Insurance is based on the principle of assuming the uncertain risk of loss in exchange for certain premium payments. By assuming an insured's risk of loss, an insurance company allows the insured to anticipate his expenses, because he pays a specified amount each month to avoid the risk of incurring a large expense if a loss occurs. Insurance companies use two types of loss, direct and net, to determine its expenses involved in paying claims.
A direct loss is the amount an insurance company pays directly for a covered claim. For example, if your vehicle is stolen, and the vehicle has a cash value of $20,000, your auto insurance company would pay you $20,000, minus your deductible. Net loss represents the direct loss, plus expenses involved in investigating and paying the claim, such as adjuster's fees, legal expenses, and administrative costs.
Loss ratios reflect an insurance company's expenses for claims compared to its earnings from premiums. These ratios play an important role in evaluating an insurance company's continued solvency, or its ability to pay future claims. If income exceeds losses, the loss ratio also plays a role in determining the company's profitability. Direct loss ratio is the percentage of an insurance company's income that it pays to claimants. Net loss ratio is the percentage of income paid to claimants, plus other claim-related expenses that the company realizes as claim expenses.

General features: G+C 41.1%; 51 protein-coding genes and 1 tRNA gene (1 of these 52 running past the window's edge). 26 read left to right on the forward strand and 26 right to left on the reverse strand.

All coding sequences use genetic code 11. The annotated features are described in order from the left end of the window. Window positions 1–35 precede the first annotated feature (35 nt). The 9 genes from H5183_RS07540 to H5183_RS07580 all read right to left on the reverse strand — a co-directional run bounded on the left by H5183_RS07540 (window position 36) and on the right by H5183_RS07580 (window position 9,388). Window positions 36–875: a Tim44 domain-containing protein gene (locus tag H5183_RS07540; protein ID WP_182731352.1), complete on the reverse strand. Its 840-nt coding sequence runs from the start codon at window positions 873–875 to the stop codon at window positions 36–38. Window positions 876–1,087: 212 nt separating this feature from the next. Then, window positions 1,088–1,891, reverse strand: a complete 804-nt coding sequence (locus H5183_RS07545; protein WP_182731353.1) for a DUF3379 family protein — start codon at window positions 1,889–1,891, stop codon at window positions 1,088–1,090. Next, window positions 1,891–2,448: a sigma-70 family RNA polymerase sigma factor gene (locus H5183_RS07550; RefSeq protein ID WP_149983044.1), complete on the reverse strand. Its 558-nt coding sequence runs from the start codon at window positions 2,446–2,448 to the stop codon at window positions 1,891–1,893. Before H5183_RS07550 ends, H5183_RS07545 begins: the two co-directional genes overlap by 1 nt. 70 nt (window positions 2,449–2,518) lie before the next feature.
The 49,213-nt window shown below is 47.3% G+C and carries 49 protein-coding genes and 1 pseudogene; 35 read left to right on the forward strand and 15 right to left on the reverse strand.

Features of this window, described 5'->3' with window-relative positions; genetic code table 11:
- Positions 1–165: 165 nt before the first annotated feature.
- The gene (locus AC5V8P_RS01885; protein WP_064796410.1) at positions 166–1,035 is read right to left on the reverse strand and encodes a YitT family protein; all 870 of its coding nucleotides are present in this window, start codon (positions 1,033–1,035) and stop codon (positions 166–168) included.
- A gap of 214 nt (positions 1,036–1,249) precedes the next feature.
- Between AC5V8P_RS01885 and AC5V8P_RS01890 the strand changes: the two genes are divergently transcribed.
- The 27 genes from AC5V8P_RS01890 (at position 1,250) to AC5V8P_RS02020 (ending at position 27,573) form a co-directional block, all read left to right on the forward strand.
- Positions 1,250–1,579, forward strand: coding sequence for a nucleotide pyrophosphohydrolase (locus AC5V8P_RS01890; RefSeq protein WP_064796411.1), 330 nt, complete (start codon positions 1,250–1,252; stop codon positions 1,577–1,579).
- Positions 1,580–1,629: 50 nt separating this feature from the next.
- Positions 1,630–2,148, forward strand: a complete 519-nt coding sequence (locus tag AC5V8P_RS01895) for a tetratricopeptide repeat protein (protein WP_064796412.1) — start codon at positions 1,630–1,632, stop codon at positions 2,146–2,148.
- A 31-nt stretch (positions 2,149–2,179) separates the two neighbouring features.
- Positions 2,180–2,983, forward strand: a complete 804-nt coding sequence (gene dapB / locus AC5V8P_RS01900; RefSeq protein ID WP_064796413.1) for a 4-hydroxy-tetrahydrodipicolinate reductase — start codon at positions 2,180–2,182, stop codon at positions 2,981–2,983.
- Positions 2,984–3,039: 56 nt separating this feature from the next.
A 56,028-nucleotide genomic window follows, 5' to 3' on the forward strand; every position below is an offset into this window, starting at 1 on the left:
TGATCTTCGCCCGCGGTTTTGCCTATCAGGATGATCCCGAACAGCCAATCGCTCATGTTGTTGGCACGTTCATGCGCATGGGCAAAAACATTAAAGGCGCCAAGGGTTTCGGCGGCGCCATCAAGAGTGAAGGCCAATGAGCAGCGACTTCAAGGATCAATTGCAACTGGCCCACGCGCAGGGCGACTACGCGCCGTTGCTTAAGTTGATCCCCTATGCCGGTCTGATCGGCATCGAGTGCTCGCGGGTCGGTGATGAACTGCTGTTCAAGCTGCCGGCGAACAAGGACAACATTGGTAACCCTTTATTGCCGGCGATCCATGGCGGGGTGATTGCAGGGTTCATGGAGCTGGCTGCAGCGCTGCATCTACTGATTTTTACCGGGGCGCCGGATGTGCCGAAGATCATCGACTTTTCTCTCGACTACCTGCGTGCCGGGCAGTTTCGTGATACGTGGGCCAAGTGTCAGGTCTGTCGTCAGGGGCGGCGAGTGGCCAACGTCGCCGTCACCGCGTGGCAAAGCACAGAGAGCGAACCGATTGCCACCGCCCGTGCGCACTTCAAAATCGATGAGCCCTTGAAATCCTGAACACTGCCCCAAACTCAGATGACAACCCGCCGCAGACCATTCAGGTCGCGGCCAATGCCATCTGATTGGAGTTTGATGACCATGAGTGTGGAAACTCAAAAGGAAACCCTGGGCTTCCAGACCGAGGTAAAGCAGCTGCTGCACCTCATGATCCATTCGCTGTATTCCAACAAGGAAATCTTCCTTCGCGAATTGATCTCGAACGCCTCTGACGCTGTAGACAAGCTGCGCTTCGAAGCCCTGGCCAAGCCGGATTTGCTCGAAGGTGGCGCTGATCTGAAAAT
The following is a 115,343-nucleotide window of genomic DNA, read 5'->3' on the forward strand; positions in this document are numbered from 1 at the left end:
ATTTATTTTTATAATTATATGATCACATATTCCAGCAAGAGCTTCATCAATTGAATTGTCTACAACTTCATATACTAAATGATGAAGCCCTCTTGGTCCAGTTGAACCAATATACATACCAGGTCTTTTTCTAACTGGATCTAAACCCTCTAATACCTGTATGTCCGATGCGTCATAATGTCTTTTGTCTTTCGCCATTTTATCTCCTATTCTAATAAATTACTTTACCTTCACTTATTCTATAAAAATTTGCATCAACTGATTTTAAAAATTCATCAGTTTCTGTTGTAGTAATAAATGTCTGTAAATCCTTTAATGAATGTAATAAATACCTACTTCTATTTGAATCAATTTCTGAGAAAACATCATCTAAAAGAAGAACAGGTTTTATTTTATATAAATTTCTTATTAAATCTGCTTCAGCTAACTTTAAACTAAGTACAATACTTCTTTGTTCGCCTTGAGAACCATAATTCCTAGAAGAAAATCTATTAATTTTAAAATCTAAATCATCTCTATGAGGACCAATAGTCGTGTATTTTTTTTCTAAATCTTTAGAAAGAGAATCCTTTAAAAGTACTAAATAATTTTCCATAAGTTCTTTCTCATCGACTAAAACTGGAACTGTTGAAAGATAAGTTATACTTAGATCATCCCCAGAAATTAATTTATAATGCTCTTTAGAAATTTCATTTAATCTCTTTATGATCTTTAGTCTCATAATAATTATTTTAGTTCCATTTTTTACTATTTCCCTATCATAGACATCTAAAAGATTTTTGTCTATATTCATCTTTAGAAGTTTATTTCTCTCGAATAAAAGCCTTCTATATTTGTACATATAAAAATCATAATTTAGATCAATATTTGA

An insurance company can improve its direct loss ratio by adding conditions and exclusions to its policy documents. Conditions and exclusions detail circumstances in which an otherwise covered loss will not be paid to a claimant. For example, an auto insurance policy may state that the company will not pay for damage you intentionally cause to your vehicle. A deductible, which is the portion of a loss the insured must pay out-of-pocket, can also improve the company's direct loss ratio.
A deductible may help an insurance company control its net loss ratio because it discourages policyholders from making claims for small losses. This reduces the number of claims that the company's adjusters and administrative staff must handle, which decreases the company's costs for these functions. An insurance company can also reduce its net loss ratio by using independent adjusters instead of in-house adjusters, which decreases overhead associated with office space, payroll administration, and employee benefits.